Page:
“Jared Hughes signed as a four-seam/curveball guy, and he got in the big leagues based on the power sinker,” Pirates General Manager Neal Huntington said. “What they come in with, our development system is going to maximize what they come in with. Sometimes it’s hard to tell whether a guy is a four seam and two seam. Sometimes it’s hard to tell from behind home plate. We’ve had conversations, we’ve gotten up on [Kuhl]. The reality is we’ll take the weapons that he comes in with, sharpen them, and look to get him on the path to the big leagues. Sometimes it means wholesale changes, much like it was with Jared Hughes, or a dropped arm slot like Tony Watson to allow him to attack left-handers and his velocity spiked after we dropped his arm slot.”
As Alan Saunders wrote this morning, Kuhl came in and the Pirates almost immediately got him throwing the two-seam fastball. He spent most of his time in the lower levels figuring out how often to use the pitch, until finally he got to the point where it was his primary fastball, and the four seamer was more a situational pitch.
The sinker has some velocity, sitting 93-95 MPH and touching as high as 97-98. It has a lot of late movement, and Kuhl can generate a lot of swings and misses with the pitch, just pitching off his fastball. He’s not a big strikeout pitcher though, as he tries pitching to contact, getting batters to swing over top of the pitch and drive it into the ground early in the counts. This approach allows Kuhl to pitch deeper into games on a lower pitch count.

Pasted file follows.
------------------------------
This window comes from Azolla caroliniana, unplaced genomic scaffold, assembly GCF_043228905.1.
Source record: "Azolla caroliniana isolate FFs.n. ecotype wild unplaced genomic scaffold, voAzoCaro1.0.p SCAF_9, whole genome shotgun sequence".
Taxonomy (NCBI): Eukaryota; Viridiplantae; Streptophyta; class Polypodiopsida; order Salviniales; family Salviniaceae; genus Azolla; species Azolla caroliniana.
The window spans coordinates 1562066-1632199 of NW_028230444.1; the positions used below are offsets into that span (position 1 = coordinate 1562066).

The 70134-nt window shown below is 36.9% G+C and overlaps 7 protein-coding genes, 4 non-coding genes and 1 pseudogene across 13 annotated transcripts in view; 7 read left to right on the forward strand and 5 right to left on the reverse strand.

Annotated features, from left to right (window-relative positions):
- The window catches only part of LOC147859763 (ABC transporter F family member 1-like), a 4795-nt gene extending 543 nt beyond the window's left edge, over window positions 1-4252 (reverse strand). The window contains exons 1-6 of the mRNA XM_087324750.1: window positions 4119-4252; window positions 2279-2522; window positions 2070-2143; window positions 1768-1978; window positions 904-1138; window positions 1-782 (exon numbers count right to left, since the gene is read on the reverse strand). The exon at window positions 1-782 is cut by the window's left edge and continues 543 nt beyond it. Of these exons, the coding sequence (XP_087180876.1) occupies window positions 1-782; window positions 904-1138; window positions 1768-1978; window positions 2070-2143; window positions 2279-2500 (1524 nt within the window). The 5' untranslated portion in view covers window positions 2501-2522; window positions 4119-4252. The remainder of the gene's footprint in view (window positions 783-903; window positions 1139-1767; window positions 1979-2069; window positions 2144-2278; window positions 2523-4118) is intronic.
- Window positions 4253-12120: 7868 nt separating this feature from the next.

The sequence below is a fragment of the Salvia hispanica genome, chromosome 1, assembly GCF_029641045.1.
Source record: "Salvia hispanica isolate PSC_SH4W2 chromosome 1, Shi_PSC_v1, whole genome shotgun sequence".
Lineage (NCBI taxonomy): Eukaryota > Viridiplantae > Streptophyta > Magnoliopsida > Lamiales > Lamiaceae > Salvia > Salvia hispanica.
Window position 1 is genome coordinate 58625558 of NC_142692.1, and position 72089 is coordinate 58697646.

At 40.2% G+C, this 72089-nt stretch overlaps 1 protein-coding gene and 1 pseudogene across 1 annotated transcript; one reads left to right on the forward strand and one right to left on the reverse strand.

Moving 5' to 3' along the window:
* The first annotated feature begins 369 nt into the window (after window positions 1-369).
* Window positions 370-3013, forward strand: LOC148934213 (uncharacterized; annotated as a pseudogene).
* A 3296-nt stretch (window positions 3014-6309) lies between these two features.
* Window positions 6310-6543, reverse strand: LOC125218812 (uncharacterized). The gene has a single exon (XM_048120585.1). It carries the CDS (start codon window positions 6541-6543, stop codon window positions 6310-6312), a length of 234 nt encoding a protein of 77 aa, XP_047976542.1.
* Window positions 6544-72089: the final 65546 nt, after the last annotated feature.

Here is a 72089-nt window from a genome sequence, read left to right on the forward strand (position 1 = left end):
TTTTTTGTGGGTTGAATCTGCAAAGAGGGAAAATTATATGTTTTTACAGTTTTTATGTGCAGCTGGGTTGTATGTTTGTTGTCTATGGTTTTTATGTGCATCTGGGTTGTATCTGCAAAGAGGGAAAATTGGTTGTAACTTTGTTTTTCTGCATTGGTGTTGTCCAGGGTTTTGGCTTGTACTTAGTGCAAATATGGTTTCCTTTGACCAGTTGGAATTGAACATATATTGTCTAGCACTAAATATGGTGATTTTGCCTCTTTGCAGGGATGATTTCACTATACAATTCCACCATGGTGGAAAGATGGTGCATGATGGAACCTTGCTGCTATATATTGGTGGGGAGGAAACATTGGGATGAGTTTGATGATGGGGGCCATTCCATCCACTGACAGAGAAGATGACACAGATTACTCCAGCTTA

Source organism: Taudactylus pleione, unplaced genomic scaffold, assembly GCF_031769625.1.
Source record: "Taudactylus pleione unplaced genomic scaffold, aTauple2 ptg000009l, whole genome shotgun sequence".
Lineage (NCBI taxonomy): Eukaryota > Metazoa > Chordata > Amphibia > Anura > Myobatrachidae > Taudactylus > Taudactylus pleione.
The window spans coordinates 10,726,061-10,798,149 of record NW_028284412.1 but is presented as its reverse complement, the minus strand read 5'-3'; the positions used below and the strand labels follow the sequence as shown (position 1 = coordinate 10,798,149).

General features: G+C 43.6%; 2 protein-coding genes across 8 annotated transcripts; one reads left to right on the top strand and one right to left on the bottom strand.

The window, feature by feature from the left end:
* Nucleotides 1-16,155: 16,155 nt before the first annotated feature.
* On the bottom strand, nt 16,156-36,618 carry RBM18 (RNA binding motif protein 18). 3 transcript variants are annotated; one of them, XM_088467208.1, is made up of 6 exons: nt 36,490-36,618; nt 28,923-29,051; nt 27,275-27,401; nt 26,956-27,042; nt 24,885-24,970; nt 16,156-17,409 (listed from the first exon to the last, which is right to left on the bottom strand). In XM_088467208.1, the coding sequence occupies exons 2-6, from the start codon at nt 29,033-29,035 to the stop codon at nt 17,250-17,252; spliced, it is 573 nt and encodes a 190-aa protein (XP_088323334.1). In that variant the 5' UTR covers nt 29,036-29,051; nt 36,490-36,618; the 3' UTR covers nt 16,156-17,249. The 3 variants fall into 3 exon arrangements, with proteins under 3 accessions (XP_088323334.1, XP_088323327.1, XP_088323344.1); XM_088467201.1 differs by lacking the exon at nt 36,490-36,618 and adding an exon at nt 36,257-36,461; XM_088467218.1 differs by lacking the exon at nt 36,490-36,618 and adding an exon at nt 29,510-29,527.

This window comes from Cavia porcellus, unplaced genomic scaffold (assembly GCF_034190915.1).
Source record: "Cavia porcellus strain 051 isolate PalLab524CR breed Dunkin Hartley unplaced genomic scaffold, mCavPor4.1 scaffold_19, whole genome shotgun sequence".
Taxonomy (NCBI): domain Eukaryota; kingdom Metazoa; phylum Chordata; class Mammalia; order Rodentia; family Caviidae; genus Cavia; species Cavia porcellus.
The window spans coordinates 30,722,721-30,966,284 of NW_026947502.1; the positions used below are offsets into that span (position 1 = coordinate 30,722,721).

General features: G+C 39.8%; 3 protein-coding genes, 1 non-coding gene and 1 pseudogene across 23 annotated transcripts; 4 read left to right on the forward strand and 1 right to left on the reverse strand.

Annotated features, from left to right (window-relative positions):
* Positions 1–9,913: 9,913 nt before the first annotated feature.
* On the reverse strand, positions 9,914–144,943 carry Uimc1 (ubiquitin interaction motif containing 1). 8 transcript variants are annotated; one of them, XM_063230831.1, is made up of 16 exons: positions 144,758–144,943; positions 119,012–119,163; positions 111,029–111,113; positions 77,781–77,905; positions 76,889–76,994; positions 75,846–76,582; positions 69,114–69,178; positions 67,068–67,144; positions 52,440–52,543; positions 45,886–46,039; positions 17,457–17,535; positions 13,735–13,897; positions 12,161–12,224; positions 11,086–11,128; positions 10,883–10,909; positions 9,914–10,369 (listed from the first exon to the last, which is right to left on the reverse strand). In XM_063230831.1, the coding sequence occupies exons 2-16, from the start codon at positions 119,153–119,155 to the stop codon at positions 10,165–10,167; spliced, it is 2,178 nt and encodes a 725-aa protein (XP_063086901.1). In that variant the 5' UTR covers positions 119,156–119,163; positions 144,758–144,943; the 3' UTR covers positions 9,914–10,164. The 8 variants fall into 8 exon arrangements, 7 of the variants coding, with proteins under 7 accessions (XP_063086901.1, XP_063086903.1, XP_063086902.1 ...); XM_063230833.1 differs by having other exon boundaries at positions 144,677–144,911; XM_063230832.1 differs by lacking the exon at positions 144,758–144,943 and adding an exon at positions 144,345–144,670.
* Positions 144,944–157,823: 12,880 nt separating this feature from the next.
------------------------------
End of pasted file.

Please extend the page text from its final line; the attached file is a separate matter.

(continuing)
The four-seam fastball is used if Kuhl wants to hit a certain spot — like inside against lefties — or if he wants to elevate the fastball. But the two-seamer is what you should expect to see more of in his MLB debut.
Looking at the stats, you wouldn’t think Kuhl has a strikeout pitch. He currently has a career high strikeout rate in Indianapolis, at just 6.9 K/9. If you’re scouting the stat line, then Kuhl looks like a guy who will see a serious regression when he jumps to the majors, due to relying solely on BABIP and not having a weapon to get guys out other than putting the ball on the ground. But Kuhl does have a good slider, grading out as above-average.